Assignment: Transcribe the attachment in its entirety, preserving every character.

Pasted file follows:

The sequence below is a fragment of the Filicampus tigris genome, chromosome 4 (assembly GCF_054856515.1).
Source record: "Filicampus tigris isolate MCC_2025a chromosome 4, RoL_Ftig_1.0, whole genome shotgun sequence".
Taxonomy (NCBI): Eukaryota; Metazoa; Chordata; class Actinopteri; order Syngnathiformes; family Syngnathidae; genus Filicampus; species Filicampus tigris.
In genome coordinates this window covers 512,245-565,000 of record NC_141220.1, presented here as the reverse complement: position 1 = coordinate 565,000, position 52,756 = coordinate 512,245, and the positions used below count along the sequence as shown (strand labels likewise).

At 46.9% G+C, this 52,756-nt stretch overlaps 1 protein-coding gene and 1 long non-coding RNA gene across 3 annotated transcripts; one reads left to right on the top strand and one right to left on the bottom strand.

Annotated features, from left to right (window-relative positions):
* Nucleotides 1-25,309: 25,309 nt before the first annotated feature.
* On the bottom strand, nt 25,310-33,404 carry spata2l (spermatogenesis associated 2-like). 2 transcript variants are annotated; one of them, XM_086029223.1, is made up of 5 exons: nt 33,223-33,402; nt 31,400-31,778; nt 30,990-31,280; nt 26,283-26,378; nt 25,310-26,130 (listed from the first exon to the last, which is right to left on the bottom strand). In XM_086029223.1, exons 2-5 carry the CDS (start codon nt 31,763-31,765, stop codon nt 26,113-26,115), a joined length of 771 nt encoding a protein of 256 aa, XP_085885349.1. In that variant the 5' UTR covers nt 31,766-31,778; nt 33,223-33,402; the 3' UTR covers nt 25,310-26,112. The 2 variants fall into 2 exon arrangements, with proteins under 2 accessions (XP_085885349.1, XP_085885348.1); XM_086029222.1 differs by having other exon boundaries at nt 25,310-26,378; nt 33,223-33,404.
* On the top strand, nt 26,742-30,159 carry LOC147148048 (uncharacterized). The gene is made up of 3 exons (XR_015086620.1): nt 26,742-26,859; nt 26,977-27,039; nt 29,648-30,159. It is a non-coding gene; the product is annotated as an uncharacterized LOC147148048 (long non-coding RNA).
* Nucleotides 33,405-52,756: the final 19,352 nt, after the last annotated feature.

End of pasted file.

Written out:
The sequence below is a fragment of the Filicampus tigris genome, chromosome 4 (assembly GCF_054856515.1).
Source record: "Filicampus tigris isolate MCC_2025a chromosome 4, RoL_Ftig_1.0, whole genome shotgun sequence".
Taxonomy (NCBI): Eukaryota; Metazoa; Chordata; class Actinopteri; order Syngnathiformes; family Syngnathidae; genus Filicampus; species Filicampus tigris.
In genome coordinates this window covers 512,245-565,000 of record NC_141220.1, presented here as the reverse complement: position 1 = coordinate 565,000, position 52,756 = coordinate 512,245, and the positions used below count along the sequence as shown (strand labels likewise).

At 46.9% G+C, this 52,756-nt stretch overlaps 1 protein-coding gene and 1 long non-coding RNA gene across 3 annotated transcripts; one reads left to right on the top strand and one right to left on the bottom strand.

Annotated features, from left to right (window-relative positions):
* Nucleotides 1-25,309: 25,309 nt before the first annotated feature.
* On the bottom strand, nt 25,310-33,404 carry spata2l (spermatogenesis associated 2-like). 2 transcript variants are annotated; one of them, XM_086029223.1, is made up of 5 exons: nt 33,223-33,402; nt 31,400-31,778; nt 30,990-31,280; nt 26,283-26,378; nt 25,310-26,130 (listed from the first exon to the last, which is right to left on the bottom strand). In XM_086029223.1, exons 2-5 carry the CDS (start codon nt 31,763-31,765, stop codon nt 26,113-26,115), a joined length of 771 nt encoding a protein of 256 aa, XP_085885349.1. In that variant the 5' UTR covers nt 31,766-31,778; nt 33,223-33,402; the 3' UTR covers nt 25,310-26,112. The 2 variants fall into 2 exon arrangements, with proteins under 2 accessions (XP_085885349.1, XP_085885348.1); XM_086029222.1 differs by having other exon boundaries at nt 25,310-26,378; nt 33,223-33,404.
* On the top strand, nt 26,742-30,159 carry LOC147148048 (uncharacterized). The gene is made up of 3 exons (XR_015086620.1): nt 26,742-26,859; nt 26,977-27,039; nt 29,648-30,159. It is a non-coding gene; the product is annotated as an uncharacterized LOC147148048 (long non-coding RNA).
* Nucleotides 33,405-52,756: the final 19,352 nt, after the last annotated feature.